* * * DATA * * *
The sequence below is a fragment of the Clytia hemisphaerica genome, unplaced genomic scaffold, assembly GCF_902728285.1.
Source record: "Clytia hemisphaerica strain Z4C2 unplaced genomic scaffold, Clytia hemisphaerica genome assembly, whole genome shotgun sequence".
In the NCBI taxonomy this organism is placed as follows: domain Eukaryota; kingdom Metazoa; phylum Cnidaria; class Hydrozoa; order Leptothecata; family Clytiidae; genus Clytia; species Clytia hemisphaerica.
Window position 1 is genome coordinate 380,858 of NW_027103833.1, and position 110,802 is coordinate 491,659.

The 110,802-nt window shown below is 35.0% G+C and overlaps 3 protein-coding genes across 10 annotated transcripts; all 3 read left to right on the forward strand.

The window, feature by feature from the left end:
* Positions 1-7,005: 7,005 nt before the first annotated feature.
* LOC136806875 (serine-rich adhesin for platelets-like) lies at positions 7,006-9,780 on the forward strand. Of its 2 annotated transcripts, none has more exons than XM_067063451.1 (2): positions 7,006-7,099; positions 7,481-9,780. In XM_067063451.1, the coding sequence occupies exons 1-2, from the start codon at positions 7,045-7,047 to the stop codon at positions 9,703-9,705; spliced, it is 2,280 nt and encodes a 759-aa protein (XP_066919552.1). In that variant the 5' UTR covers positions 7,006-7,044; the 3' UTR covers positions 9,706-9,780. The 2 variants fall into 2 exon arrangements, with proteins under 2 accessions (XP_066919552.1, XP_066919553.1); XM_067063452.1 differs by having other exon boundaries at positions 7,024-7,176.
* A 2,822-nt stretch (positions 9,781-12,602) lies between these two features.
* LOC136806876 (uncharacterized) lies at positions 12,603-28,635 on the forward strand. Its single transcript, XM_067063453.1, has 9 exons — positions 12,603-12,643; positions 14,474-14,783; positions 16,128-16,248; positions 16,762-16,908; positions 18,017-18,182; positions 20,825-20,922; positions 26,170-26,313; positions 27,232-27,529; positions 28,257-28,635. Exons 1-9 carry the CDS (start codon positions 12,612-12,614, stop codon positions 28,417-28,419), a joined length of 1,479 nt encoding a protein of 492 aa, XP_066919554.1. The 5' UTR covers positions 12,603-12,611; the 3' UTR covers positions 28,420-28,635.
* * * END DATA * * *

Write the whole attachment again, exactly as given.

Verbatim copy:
The sequence below is a fragment of the Clytia hemisphaerica genome, unplaced genomic scaffold, assembly GCF_902728285.1.
Source record: "Clytia hemisphaerica strain Z4C2 unplaced genomic scaffold, Clytia hemisphaerica genome assembly, whole genome shotgun sequence".
In the NCBI taxonomy this organism is placed as follows: domain Eukaryota; kingdom Metazoa; phylum Cnidaria; class Hydrozoa; order Leptothecata; family Clytiidae; genus Clytia; species Clytia hemisphaerica.
Window position 1 is genome coordinate 380,858 of NW_027103833.1, and position 110,802 is coordinate 491,659.

The 110,802-nt window shown below is 35.0% G+C and overlaps 3 protein-coding genes across 10 annotated transcripts; all 3 read left to right on the forward strand.

The window, feature by feature from the left end:
* Positions 1-7,005: 7,005 nt before the first annotated feature.
* LOC136806875 (serine-rich adhesin for platelets-like) lies at positions 7,006-9,780 on the forward strand. Of its 2 annotated transcripts, none has more exons than XM_067063451.1 (2): positions 7,006-7,099; positions 7,481-9,780. In XM_067063451.1, the coding sequence occupies exons 1-2, from the start codon at positions 7,045-7,047 to the stop codon at positions 9,703-9,705; spliced, it is 2,280 nt and encodes a 759-aa protein (XP_066919552.1). In that variant the 5' UTR covers positions 7,006-7,044; the 3' UTR covers positions 9,706-9,780. The 2 variants fall into 2 exon arrangements, with proteins under 2 accessions (XP_066919552.1, XP_066919553.1); XM_067063452.1 differs by having other exon boundaries at positions 7,024-7,176.
* A 2,822-nt stretch (positions 9,781-12,602) lies between these two features.
* LOC136806876 (uncharacterized) lies at positions 12,603-28,635 on the forward strand. Its single transcript, XM_067063453.1, has 9 exons — positions 12,603-12,643; positions 14,474-14,783; positions 16,128-16,248; positions 16,762-16,908; positions 18,017-18,182; positions 20,825-20,922; positions 26,170-26,313; positions 27,232-27,529; positions 28,257-28,635. Exons 1-9 carry the CDS (start codon positions 12,612-12,614, stop codon positions 28,417-28,419), a joined length of 1,479 nt encoding a protein of 492 aa, XP_066919554.1. The 5' UTR covers positions 12,603-12,611; the 3' UTR covers positions 28,420-28,635.